I'm not talking gourmet skills - but very basic how to use a cooktop and kitchen utensils. And the weird idea it has to be a long & complicated process to cook a meal.
In a past life i taught homeless and disadvantaged youngsters basic life skills on how to manage in the big world. All had zero idea how to budget, work out a food plan, shop or cook a very simple meal.
All (including adults) would literally walk past the basic food sections, fruit veg,pasta,rice,etc and head straight for the industrial prepackage unhealthy sections not for the $ difference but they were completed clueless and intimidated on what to do with all that other stuff.
I worked on the extreme end of the problem but the attitude exists to various effect in all unhealthy communities. It is more about lost skills and knowledge than lack of dollars.
Mortisha — June 11, 2011
Canned or frozen veg /fruit can be just as good nutrient wise as fresh and can be zapped in the microwave just as quick as any other packet. And very very cheap. One reason that people don't think that option is you never see those used on TV shows or in cookbooks as fresh veges are more showy for the camera. There are stacks of shortcuts - but this is not a cooking blog so i won't go on. The comment was not about guilting people about past choices but pointing out a lot of basic community knowledge is lost in this area.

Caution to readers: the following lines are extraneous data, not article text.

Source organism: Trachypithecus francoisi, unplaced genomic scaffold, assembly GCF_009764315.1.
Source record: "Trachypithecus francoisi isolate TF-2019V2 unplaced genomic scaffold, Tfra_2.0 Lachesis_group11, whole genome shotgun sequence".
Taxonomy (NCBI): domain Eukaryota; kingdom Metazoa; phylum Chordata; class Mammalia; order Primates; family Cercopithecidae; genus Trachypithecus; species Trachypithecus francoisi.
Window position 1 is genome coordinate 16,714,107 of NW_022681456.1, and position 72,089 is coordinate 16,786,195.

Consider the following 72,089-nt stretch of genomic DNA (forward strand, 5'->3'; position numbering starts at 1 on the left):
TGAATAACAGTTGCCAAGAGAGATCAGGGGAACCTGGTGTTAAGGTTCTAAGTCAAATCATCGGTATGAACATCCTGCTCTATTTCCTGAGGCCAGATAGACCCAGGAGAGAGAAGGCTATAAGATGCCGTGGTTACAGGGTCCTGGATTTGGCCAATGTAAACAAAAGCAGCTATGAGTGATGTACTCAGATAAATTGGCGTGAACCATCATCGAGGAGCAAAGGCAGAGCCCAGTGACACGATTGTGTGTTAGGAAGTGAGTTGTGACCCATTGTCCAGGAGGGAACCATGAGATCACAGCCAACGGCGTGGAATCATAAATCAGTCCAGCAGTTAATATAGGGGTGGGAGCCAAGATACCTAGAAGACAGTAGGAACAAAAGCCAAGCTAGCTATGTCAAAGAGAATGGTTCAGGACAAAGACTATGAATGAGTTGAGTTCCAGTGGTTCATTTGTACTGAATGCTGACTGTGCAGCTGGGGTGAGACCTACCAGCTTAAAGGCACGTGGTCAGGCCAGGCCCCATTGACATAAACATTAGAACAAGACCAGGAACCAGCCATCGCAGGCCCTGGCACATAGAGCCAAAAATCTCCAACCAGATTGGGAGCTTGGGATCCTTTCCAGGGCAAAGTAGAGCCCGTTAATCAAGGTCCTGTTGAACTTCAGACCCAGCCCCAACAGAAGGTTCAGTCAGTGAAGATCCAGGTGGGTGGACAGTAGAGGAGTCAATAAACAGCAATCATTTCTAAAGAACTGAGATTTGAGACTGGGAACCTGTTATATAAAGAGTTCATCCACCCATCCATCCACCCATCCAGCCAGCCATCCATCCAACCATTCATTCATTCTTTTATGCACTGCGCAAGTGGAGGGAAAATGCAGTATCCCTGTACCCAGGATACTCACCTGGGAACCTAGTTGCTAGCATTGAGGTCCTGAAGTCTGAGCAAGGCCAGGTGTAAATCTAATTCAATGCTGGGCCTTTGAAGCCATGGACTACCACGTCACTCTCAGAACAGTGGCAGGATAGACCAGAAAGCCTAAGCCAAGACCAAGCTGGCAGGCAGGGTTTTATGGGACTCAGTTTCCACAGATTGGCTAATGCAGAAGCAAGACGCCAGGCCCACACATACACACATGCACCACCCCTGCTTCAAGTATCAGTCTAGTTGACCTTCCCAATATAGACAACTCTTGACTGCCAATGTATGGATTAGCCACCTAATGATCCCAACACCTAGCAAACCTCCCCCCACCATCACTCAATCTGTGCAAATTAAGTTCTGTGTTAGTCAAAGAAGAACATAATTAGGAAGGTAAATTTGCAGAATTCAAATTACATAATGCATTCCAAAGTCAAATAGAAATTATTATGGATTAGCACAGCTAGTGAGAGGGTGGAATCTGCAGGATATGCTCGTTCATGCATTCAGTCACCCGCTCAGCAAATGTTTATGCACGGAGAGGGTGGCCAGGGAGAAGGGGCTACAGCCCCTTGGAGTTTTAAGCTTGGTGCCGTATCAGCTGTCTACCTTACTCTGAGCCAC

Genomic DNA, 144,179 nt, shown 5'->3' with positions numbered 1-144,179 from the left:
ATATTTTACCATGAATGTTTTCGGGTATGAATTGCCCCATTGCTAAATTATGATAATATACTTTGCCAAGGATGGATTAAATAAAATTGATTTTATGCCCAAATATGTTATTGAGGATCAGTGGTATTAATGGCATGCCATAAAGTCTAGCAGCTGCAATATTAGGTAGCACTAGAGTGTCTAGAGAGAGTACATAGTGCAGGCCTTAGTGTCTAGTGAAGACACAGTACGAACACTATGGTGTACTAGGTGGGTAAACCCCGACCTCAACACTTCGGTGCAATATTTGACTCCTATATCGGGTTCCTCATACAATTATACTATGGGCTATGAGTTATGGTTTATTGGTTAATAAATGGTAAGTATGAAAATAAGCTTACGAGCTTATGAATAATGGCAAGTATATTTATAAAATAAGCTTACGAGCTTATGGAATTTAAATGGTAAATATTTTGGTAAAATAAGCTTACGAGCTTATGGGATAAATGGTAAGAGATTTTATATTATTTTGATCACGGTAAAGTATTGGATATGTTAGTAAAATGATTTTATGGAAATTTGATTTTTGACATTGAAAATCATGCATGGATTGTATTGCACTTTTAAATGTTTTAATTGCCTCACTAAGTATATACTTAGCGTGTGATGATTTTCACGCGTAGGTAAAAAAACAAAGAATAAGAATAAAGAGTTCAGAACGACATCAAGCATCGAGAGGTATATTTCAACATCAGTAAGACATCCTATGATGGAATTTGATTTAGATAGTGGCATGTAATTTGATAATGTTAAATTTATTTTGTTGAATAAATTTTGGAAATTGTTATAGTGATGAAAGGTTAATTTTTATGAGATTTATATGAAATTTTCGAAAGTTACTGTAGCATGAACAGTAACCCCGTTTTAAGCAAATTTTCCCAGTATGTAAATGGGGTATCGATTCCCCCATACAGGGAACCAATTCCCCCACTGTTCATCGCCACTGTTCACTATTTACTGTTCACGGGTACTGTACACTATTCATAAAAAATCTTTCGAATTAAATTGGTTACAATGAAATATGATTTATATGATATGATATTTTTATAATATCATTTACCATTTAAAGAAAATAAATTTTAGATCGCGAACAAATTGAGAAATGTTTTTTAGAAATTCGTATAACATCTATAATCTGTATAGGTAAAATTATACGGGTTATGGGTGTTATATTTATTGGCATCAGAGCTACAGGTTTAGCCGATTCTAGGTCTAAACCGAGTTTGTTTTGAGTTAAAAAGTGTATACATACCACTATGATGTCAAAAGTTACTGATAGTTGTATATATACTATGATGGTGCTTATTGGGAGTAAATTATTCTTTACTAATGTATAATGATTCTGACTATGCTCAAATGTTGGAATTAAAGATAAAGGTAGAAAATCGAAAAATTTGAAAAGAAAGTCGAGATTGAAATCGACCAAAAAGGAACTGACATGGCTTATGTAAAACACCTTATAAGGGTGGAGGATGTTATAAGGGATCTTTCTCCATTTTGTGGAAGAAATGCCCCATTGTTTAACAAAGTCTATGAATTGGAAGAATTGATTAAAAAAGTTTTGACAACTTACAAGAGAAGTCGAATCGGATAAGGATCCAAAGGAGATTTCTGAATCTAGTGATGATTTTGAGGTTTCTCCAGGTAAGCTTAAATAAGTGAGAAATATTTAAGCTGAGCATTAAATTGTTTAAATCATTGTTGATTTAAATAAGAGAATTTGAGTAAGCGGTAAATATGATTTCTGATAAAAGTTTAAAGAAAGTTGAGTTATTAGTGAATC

This is guide is a good start, http://www.cnpp.usda.gov/Publications/FoodPlans/MiscPubs/FoodPlansRecipeBook.pdf but I found many people need someone to walk them through a plan like this to see how it is actually done "in real life" and gain the confidence to realize it is not that hard.
Josh — June 11, 2011
So Portland and Oklahoma city have the same avg income, but Portland is more fit.
Must be all the bikes!
Sarah — June 12, 2011
Portland v. Oklahoma City have very different weather. If you look at the fitness v. education plot, many places corresponding to points below the fit can get scorching hot, whereas places above the line have cooler weather. If you have to belong to an air-conditioned gym in order to not keel over while exercising, you won't exercise much, even if there are bike lanes. If it is frigid outside, you might not want to go outside to exercise either, but you might burn more calories trying to stay warm at the bus stop.